She ended the relationship for no real reason but her fear of commitment when I moved to her town, and I felt I’d lost not just her but a home and a family. But the connection never ended, and we reunited whenever a late night phone call brought us together again after months or years apart. We each knew that both of us were screwed up, incapable of a healthy long term relationship, but no matter how much we might hurt each other, we also knew there was a deep love and bond between us and we always came back for more.

We shared a therapist though not together. I needed one and she recommended hers but we were both uncomfortable with the incestuousness of that threesome. I went looking only for a recommendation of another therapist, but the energy worked and she helped me for years. 

During a visit by my college roommate and his wife, we all went to a club where she got very drunk and asked me to dance with her, I refused and she called me an asshole. Knowing she wasn’t serious but embarrassed anyway, I lashed back and asked why she was with me then and she looked shocked. After we left, I stayed at her house and sent my friends back to my apartment. Later he’d say she treats you like shit, but it was him I visited after his wife left him. Only two people really know what happens between them, and often even they don’t really understand it.

We spent a Valentines weekend in a Boston hotel. At dinner her foot was in my crotch beneath the floor length tablecloth. We made love in the tub, but what I remember best is her saying don’t you know I love you, how could you, I never say it. Even then, she’d later claim it was just the drink and not true, but I always did know, despite her difficulty in admitting it.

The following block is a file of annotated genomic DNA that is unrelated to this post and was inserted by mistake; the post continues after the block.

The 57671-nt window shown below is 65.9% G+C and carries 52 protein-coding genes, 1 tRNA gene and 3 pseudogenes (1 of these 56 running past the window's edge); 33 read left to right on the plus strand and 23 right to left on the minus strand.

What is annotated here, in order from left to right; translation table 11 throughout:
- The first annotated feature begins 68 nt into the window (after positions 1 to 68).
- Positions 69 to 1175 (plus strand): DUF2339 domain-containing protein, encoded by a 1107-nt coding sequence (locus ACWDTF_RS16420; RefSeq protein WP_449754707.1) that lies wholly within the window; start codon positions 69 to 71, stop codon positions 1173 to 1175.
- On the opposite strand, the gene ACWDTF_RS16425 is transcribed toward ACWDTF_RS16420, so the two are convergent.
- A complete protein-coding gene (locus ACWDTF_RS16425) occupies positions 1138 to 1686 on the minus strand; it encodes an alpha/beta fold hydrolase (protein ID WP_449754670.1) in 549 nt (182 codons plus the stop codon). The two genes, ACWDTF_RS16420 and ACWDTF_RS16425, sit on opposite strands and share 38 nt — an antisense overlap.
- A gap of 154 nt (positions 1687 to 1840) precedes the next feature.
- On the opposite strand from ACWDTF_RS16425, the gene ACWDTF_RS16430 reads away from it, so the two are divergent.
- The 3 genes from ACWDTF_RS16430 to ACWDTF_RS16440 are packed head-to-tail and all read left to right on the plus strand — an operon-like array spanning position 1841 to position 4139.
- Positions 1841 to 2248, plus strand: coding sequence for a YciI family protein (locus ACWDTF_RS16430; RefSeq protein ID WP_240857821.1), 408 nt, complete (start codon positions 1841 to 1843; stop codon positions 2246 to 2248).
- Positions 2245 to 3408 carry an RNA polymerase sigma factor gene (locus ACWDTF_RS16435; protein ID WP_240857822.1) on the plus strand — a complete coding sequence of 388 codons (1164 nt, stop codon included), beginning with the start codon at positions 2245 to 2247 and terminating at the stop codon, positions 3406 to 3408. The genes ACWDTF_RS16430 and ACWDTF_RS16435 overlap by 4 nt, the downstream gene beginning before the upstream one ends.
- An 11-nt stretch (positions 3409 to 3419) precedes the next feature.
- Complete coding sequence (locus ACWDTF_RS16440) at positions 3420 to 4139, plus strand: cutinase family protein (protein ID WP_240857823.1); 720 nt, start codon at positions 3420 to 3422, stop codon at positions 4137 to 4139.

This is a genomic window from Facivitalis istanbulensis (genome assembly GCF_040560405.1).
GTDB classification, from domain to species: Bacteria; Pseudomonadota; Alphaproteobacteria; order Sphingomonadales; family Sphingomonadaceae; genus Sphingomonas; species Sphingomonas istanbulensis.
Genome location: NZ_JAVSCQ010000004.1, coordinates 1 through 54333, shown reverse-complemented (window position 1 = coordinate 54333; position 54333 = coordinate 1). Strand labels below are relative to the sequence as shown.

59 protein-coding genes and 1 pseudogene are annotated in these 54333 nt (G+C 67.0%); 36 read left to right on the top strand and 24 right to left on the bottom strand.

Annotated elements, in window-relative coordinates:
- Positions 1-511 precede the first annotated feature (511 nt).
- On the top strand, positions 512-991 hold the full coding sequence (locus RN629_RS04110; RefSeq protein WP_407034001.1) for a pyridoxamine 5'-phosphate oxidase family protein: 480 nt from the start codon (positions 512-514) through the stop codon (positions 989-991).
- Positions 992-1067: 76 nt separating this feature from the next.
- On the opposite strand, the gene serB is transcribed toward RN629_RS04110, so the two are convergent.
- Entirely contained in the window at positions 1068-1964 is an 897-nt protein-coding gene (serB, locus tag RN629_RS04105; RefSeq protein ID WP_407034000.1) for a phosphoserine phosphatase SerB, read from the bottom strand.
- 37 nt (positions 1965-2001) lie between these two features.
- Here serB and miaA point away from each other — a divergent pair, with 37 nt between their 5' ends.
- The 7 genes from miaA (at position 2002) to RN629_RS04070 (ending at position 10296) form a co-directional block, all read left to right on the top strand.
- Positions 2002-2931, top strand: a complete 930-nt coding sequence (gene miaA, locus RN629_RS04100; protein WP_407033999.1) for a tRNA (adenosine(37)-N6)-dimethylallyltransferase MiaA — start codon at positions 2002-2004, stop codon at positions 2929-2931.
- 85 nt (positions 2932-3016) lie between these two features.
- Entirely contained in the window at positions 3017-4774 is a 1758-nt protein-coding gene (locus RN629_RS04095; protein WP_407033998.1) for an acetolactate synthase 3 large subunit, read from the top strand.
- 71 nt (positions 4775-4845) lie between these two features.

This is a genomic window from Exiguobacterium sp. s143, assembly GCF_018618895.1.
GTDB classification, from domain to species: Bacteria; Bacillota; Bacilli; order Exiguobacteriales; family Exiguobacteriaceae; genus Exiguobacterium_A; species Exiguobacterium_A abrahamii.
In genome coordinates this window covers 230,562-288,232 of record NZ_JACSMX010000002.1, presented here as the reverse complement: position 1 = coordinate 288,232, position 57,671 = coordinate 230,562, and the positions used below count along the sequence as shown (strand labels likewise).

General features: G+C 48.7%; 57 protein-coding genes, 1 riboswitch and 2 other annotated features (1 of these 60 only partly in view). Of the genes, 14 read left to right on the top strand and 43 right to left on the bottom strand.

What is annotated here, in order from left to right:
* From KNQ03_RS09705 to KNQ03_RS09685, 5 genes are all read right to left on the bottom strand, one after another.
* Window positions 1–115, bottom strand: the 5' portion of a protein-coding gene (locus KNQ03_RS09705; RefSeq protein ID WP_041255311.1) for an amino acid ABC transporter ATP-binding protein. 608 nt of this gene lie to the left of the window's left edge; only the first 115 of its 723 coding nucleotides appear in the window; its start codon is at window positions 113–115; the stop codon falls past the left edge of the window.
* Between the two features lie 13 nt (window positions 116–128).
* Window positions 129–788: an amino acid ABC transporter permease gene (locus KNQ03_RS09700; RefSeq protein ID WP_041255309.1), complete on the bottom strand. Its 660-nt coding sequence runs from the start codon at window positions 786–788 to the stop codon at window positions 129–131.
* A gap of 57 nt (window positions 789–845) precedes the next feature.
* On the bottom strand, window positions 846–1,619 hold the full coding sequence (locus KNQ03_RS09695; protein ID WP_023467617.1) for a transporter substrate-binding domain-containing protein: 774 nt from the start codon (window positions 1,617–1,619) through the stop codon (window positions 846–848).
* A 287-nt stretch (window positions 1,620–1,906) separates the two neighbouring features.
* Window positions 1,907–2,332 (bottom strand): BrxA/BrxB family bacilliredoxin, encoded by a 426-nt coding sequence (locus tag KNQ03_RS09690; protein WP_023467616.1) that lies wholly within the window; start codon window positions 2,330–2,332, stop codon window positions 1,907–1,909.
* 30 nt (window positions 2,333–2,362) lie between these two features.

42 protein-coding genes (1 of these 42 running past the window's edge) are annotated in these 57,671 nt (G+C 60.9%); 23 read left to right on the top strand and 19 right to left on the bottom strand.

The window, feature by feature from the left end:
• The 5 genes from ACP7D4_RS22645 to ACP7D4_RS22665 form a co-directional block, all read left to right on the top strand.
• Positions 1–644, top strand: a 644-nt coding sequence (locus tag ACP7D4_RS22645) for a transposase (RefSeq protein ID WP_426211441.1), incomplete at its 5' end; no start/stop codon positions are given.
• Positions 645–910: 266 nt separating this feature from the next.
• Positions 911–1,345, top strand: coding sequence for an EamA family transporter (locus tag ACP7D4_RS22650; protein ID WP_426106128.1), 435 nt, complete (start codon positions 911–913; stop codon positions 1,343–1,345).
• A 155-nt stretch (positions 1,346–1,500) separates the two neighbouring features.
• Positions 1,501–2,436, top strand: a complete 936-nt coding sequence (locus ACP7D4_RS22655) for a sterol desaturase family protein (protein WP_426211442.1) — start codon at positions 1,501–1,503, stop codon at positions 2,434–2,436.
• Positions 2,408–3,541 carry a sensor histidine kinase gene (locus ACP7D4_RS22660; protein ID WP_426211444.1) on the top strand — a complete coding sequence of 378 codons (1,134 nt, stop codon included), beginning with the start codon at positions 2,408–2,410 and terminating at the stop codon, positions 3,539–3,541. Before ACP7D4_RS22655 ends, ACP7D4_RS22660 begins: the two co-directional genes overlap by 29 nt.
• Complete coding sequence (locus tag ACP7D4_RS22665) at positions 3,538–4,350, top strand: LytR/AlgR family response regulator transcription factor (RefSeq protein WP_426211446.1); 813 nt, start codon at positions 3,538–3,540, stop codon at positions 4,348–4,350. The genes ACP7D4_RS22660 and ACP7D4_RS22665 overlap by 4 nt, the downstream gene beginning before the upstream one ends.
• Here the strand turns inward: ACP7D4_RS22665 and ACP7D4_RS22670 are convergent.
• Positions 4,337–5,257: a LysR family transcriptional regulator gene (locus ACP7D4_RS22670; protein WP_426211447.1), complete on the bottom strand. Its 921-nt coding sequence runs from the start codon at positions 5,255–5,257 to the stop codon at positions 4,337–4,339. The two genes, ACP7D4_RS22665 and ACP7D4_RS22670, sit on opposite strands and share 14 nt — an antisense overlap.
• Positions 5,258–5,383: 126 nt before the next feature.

One reunion broke up my next relationship with a woman who loved me so much she’d offered me sexual freedom (not what I wanted or needed) unless I was falling for someone else, then I was to break up with her. She believed I was still in love with her predecessor--she was right and I hurt her by following her instructions.

In one late reunion she said she’d heard there was a porn star who looked like her and asked if I knew who it was. I said no, I wasn’t looking at much porn these days; later I found it was Sandra Romain. As always, the resemblance is more obvious in some photos than others -- the similarity in the eyes and hair and skin tone mostly. What did you think it was going to be? 

We had a vicious ending after I took the job in Yellowstone – kicking me while I was down from my grandfather’s death and father’s betrayal, she wondered how she’d gone from loving me so much to hating me? Was it because I was leaving her for good? Was it because I was just a shell of the man I’d been and she knew she was partially responsible? Was it because I’d accepted the fact that I was worn out and defeated?

When I made a quick last return to Massachusetts to ship my things from storage to Duluth storage, I eventually kicked back in one of my vilest moments, sending an email suggesting a hate fuck because I’d never be back.